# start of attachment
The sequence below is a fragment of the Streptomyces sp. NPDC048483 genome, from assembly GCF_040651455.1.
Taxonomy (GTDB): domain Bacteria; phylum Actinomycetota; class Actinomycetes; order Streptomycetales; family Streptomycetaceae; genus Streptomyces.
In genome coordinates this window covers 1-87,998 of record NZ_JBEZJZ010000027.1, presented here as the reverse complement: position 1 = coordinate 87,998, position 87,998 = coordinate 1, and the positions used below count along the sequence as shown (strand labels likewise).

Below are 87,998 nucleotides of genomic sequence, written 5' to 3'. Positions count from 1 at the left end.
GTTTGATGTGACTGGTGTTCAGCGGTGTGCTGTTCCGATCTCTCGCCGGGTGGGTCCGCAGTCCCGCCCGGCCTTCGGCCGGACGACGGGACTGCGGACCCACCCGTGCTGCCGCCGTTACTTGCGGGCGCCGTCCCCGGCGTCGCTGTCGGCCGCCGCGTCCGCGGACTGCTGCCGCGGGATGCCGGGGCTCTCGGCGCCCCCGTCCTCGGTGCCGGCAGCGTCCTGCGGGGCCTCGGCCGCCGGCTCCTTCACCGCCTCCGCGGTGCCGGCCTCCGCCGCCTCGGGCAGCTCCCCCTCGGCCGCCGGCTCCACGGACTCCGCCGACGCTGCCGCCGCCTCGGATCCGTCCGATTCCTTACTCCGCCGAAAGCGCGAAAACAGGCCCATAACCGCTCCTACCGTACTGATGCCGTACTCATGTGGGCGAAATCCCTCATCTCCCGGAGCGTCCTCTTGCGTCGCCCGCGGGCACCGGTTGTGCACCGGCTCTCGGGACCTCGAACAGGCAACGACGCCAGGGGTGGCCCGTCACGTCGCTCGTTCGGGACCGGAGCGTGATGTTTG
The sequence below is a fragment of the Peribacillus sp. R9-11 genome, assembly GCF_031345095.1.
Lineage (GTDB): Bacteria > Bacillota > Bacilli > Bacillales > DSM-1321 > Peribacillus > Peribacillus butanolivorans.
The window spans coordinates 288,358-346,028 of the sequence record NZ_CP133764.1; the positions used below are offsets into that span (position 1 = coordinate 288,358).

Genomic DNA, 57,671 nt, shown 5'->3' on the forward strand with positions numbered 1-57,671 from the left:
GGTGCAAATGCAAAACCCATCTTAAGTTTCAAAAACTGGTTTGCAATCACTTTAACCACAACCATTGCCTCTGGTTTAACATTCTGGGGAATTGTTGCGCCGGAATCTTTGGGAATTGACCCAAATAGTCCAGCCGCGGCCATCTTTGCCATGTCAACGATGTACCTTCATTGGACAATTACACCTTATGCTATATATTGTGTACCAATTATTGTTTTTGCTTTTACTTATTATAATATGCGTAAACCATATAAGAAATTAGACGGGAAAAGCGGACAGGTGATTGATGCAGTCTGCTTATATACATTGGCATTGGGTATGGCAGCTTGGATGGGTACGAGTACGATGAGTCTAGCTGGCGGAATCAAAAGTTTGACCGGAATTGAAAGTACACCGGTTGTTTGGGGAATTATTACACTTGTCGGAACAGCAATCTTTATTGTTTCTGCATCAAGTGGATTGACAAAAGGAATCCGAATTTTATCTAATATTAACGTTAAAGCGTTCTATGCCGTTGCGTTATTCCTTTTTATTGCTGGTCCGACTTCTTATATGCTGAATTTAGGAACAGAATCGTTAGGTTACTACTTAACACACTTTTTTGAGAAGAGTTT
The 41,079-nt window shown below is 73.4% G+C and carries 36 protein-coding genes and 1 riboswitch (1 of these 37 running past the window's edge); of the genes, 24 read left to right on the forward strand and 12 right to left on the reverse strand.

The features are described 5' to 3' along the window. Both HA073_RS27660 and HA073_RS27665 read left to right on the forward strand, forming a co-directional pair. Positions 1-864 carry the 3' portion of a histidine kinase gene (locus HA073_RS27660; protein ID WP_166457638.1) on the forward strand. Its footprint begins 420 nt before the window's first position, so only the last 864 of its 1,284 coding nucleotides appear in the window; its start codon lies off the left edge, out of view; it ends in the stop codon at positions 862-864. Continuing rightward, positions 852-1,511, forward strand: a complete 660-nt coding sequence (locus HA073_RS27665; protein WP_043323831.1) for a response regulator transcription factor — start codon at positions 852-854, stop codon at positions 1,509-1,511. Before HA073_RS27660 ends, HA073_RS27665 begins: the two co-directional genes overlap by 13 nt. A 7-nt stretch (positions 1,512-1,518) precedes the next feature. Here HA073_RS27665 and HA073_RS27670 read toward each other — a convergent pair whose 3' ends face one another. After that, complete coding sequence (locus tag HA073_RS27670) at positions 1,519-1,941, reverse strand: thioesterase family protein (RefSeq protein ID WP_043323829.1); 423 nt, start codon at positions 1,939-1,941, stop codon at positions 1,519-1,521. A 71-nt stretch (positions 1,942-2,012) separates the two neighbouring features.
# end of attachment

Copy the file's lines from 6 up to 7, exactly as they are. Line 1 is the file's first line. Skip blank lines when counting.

The sequence below is a fragment of the Peribacillus sp. R9-11 genome, assembly GCF_031345095.1.
Lineage (GTDB): Bacteria > Bacillota > Bacilli > Bacillales > DSM-1321 > Peribacillus > Peribacillus butanolivorans.